Direct Air Capture (DAC), the process of capturing carbon dioxide from the air through a series of chemical processes akin to photosynthesis, is one of the more sustainable climate change combatants when considering land use and ocean health.
While experts such as Jennifer Wilcox, Presidential Distinguished Professor of Chemical Engineering and Energy Policy and Director of Penn Engineering’s Clean Energy Conversion (CEC) Lab, posit that DAC offers a more concrete solution than some of its counterparts, DAC remains a chemically and energy intensive process.
In a recent article from The Washington Post, Hélène Pilorgé, a Research Associate at the CEC Lab, weighs in on the efficiency of renewable energy sources as a means to power DAC. According to Pilorgé, the common DAC “solid sorbent” method of CO2 removal, which requires heat as high as 212 degrees, “fits well with the energy that geothermal can provide.”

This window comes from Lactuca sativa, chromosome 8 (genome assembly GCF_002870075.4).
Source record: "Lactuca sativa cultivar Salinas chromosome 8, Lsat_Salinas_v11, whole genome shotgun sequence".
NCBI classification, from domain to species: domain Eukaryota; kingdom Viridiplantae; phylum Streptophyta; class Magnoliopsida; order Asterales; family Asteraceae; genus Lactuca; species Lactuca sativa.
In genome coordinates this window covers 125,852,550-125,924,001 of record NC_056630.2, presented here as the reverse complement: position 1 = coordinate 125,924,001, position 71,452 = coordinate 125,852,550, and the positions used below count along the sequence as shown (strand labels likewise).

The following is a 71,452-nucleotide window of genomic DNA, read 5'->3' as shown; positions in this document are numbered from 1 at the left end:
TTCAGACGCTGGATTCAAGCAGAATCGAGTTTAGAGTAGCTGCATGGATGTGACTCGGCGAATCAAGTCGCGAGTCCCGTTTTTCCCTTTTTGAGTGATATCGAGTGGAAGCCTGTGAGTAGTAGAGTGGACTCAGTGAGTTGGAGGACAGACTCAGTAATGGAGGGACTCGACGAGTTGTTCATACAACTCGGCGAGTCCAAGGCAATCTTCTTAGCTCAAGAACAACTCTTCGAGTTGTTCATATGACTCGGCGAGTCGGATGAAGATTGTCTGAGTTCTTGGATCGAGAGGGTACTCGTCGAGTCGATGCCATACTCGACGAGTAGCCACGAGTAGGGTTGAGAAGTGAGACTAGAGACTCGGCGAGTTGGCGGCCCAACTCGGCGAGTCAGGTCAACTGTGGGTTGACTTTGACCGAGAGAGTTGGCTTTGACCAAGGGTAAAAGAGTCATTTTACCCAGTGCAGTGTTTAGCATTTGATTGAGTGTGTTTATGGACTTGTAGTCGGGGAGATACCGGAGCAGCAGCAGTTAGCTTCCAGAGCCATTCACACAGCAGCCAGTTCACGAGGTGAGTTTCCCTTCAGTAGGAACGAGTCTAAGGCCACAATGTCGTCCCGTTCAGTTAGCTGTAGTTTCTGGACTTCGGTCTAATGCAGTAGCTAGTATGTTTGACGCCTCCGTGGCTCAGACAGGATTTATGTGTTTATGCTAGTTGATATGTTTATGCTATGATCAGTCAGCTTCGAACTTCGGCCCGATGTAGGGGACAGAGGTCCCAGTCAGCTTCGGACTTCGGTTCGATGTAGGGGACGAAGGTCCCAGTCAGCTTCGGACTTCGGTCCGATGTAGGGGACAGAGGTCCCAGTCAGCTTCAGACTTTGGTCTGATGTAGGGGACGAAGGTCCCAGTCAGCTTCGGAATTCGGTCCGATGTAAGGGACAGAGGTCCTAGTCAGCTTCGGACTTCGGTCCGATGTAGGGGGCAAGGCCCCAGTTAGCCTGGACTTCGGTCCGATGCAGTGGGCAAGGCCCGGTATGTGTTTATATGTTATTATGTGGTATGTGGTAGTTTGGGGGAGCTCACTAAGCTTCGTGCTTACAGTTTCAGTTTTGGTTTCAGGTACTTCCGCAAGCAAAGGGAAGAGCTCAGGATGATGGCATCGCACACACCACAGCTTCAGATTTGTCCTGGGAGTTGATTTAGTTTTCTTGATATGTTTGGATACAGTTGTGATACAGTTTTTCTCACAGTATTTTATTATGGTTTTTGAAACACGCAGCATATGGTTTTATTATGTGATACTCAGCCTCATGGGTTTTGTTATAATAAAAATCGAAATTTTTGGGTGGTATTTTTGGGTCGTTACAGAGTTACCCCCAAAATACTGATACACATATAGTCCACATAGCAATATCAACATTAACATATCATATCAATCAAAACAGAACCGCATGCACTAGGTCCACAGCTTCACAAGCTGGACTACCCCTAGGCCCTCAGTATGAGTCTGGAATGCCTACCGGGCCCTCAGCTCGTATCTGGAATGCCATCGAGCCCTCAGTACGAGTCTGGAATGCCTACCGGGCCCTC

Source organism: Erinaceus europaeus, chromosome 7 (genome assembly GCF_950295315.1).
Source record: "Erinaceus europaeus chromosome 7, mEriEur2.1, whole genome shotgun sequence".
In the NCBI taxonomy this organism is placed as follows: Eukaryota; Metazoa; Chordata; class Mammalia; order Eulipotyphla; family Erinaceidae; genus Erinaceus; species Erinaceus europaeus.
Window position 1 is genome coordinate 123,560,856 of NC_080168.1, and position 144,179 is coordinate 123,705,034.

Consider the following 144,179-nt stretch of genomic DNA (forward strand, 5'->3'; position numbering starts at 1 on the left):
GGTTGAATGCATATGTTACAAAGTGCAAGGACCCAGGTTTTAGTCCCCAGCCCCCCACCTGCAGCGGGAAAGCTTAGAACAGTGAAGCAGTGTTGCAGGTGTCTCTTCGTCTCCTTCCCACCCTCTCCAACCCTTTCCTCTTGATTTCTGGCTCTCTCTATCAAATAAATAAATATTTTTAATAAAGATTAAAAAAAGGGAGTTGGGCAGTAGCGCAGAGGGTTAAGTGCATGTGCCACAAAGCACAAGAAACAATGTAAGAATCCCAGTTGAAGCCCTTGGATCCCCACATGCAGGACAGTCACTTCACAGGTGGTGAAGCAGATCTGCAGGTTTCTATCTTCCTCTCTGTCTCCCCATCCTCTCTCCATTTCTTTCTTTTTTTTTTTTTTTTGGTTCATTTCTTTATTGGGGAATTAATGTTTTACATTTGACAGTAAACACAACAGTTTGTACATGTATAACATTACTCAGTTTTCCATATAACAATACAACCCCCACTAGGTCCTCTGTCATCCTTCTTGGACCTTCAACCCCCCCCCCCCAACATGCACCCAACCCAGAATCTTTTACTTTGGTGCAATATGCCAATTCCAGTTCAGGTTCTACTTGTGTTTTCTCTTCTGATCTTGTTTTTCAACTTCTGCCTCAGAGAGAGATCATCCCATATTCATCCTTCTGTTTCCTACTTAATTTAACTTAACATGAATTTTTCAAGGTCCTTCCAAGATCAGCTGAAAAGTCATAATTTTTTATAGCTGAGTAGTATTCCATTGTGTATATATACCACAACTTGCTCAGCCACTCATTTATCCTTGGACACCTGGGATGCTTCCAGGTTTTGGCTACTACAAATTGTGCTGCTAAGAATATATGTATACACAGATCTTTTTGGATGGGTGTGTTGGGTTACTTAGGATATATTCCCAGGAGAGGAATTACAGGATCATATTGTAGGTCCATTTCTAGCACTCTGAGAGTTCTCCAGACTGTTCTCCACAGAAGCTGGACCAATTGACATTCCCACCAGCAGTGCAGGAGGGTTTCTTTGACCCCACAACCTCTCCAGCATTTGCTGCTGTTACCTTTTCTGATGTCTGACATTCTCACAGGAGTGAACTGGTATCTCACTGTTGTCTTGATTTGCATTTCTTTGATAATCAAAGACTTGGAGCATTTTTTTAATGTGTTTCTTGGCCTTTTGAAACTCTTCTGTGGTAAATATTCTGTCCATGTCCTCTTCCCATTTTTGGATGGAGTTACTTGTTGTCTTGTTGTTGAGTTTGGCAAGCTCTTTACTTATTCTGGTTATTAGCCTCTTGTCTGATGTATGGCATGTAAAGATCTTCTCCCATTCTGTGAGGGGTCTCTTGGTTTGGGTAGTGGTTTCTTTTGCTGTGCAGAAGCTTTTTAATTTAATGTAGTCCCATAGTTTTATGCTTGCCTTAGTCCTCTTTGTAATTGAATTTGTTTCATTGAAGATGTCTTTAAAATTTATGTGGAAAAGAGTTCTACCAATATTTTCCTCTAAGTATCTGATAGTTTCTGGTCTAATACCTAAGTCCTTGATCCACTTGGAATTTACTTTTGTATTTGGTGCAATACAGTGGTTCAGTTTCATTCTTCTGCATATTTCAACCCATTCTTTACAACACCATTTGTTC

“Other renewables, like solar and wind, aren’t natural fits. Solar and wind can produce electricity, but they don’t produce high heat easily. (This is also why it’s hard to make things like steel without fossil fuels.) The energy needed for direct air capture, Pilorgé says, is about 80 percent heat and only 20 percent electricity.
According to one study co-authored by Pilorgé, if air capture were combined with all of the geothermal plants currently in the United States, the country could suck up around 12.8 million tons of carbon dioxide every year.”
Read How this company plans to use Earth’s heat to cool the planet in The Washington Post.